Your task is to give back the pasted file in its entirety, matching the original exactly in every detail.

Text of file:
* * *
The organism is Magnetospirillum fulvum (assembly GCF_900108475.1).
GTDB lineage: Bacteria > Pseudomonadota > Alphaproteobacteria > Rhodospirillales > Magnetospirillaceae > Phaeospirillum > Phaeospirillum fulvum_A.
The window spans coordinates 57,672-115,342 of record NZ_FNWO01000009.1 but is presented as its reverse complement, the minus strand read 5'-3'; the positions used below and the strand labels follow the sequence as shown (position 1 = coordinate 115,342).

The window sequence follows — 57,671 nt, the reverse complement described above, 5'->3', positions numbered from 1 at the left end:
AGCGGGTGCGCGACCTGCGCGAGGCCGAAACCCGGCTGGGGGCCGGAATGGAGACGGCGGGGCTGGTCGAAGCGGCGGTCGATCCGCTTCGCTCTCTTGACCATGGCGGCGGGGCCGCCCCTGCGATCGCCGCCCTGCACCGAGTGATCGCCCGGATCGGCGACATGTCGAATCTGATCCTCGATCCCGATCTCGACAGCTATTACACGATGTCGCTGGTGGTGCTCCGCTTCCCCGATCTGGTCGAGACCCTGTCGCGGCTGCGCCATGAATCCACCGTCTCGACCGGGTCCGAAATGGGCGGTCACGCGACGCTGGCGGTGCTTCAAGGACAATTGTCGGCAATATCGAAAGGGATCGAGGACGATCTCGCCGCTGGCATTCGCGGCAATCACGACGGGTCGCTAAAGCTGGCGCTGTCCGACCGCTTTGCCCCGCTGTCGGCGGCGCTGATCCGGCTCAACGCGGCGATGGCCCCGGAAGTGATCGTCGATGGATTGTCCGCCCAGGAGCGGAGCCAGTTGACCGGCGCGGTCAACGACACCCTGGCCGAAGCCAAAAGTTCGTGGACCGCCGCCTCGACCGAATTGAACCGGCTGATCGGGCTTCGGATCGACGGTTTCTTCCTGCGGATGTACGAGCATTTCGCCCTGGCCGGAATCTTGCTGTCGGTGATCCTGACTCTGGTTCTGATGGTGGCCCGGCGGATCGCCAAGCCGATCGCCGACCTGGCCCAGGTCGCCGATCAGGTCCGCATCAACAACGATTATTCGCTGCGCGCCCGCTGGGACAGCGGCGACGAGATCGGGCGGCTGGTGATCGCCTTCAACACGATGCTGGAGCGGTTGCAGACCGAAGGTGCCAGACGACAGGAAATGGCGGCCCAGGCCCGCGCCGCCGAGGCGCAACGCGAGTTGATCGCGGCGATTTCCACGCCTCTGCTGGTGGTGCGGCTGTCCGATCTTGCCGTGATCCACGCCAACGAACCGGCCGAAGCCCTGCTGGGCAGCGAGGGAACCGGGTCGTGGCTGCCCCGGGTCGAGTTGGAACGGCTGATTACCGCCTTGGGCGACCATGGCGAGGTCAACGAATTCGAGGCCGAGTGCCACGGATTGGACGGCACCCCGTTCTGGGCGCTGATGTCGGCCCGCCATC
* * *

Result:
The organism is Magnetospirillum fulvum (assembly GCF_900108475.1).
GTDB lineage: Bacteria > Pseudomonadota > Alphaproteobacteria > Rhodospirillales > Magnetospirillaceae > Phaeospirillum > Phaeospirillum fulvum_A.
The window spans coordinates 57,672-115,342 of record NZ_FNWO01000009.1 but is presented as its reverse complement, the minus strand read 5'-3'; the positions used below and the strand labels follow the sequence as shown (position 1 = coordinate 115,342).

The window sequence follows — 57,671 nt, the reverse complement described above, 5'->3', positions numbered from 1 at the left end:
AGCGGGTGCGCGACCTGCGCGAGGCCGAAACCCGGCTGGGGGCCGGAATGGAGACGGCGGGGCTGGTCGAAGCGGCGGTCGATCCGCTTCGCTCTCTTGACCATGGCGGCGGGGCCGCCCCTGCGATCGCCGCCCTGCACCGAGTGATCGCCCGGATCGGCGACATGTCGAATCTGATCCTCGATCCCGATCTCGACAGCTATTACACGATGTCGCTGGTGGTGCTCCGCTTCCCCGATCTGGTCGAGACCCTGTCGCGGCTGCGCCATGAATCCACCGTCTCGACCGGGTCCGAAATGGGCGGTCACGCGACGCTGGCGGTGCTTCAAGGACAATTGTCGGCAATATCGAAAGGGATCGAGGACGATCTCGCCGCTGGCATTCGCGGCAATCACGACGGGTCGCTAAAGCTGGCGCTGTCCGACCGCTTTGCCCCGCTGTCGGCGGCGCTGATCCGGCTCAACGCGGCGATGGCCCCGGAAGTGATCGTCGATGGATTGTCCGCCCAGGAGCGGAGCCAGTTGACCGGCGCGGTCAACGACACCCTGGCCGAAGCCAAAAGTTCGTGGACCGCCGCCTCGACCGAATTGAACCGGCTGATCGGGCTTCGGATCGACGGTTTCTTCCTGCGGATGTACGAGCATTTCGCCCTGGCCGGAATCTTGCTGTCGGTGATCCTGACTCTGGTTCTGATGGTGGCCCGGCGGATCGCCAAGCCGATCGCCGACCTGGCCCAGGTCGCCGATCAGGTCCGCATCAACAACGATTATTCGCTGCGCGCCCGCTGGGACAGCGGCGACGAGATCGGGCGGCTGGTGATCGCCTTCAACACGATGCTGGAGCGGTTGCAGACCGAAGGTGCCAGACGACAGGAAATGGCGGCCCAGGCCCGCGCCGCCGAGGCGCAACGCGAGTTGATCGCGGCGATTTCCACGCCTCTGCTGGTGGTGCGGCTGTCCGATCTTGCCGTGATCCACGCCAACGAACCGGCCGAAGCCCTGCTGGGCAGCGAGGGAACCGGGTCGTGGCTGCCCCGGGTCGAGTTGGAACGGCTGATTACCGCCTTGGGCGACCATGGCGAGGTCAACGAATTCGAGGCCGAGTGCCACGGATTGGACGGCACCCCGTTCTGGGCGCTGATGTCGGCCCGCCATC